College Football

Time for Another What-If Post

I honestly can’t remember how many I have done in the past but I don’t think I have dedicated an entire post to something like this.  This is what happens during the off-season…the mind starts to wander.

First, before I begin, I will say that I have been sick all week and noticed the Cleveland-Philly trade the day after it happened.  Doesn’t change my mock draft as all that would have to be done is the Eagles are slotted in at #2 and the Browns are now at #8.  Somehow we have gone back to my first mock which had Joey Bosa going to the Browns.  Poor Joey.

Alright, time for the What-If portion of our show.  The question this time around is What if Penn State was granted entry into the Big East back in 1982?

I know this has been done several times by others but I figured I would take a crack at it.  If you don’t know, Penn State applied to become part of the old Big East in 1982.  They needed six votes to be accepted out of the eight schools and got five.  Georgetown, St. John’s, and Villanova voted against it.  All three had powerhouse basketball programs and did not want to go away from the conference’s basketball roots.  The Big East didn’t sponsor football until 1991 so until then, basketball was king.  This decision was possibly understandable at the time but boy did it ever affect college football in the future, especially with the eventual demise of the Big East itself.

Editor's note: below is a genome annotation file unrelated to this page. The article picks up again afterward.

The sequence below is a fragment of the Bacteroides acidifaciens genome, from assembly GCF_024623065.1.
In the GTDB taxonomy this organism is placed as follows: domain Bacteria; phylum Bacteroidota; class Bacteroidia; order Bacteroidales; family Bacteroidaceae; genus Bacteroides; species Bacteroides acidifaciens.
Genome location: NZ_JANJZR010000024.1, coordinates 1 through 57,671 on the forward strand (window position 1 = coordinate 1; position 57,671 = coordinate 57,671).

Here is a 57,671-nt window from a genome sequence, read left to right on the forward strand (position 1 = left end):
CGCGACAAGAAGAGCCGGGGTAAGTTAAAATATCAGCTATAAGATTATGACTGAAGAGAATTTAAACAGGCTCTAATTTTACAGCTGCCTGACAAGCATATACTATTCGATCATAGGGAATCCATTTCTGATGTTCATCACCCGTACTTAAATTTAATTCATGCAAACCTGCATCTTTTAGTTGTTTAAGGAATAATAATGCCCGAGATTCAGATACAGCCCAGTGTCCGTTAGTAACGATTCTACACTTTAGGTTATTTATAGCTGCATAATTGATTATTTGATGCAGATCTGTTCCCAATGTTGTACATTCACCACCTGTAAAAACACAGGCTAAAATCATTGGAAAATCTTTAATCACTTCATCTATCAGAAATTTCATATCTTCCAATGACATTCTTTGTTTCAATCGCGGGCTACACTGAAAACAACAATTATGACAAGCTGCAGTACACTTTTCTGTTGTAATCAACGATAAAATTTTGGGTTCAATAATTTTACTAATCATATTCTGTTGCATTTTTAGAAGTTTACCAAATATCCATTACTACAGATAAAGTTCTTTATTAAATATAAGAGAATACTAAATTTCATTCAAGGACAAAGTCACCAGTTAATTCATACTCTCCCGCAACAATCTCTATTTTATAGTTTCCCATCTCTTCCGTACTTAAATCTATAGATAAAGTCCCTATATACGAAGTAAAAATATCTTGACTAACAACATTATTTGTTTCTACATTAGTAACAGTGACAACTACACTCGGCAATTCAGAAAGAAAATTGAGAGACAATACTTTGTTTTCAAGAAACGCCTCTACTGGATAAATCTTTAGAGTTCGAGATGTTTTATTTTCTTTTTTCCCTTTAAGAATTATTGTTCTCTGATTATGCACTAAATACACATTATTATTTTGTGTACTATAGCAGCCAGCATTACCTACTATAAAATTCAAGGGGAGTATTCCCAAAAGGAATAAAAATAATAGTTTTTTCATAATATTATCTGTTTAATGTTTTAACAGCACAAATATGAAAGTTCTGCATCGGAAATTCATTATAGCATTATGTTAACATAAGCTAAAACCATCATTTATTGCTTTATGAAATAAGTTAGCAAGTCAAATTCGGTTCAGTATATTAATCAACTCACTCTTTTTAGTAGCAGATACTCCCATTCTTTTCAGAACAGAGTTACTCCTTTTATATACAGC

So let’s take a look at what would have happened if Penn State had been accepted to the Big East.

Penn State would have never accepted an invitation to the Big Ten if they had already been in the Big East.  Penn State was an independent until 1990 when they joined the B1G.

The Big East probably would have started sponsoring football at least one or two seasons earlier than it did.  The Big East had a football conference for the first time in 1991.  Chances are this would have started earlier, even if it had been one season.

There is a good chance with Penn State in there, Notre Dame would have joined before talks became serious with NBC.  This means, when the conference probably would have started sponsoring football in, say, 1990, this is what the football lineup would have been:

Boston College, Syracuse, Pittsburgh – all original members

Penn State, Notre Dame – invited in the 80s

Miami, Rutgers, Temple, West Virginia, Virginia Tech – invited when Big East started football conference

That would be some kind of ten-team conference.  Only issues in the 90s would have been Rutgers and Temple being doormats most of the decade.

Does this mean Florida State joins the Big East?  Probably not but I think the decision becomes a little less simple with Miami, Penn State, and Notre Dame all in one conference.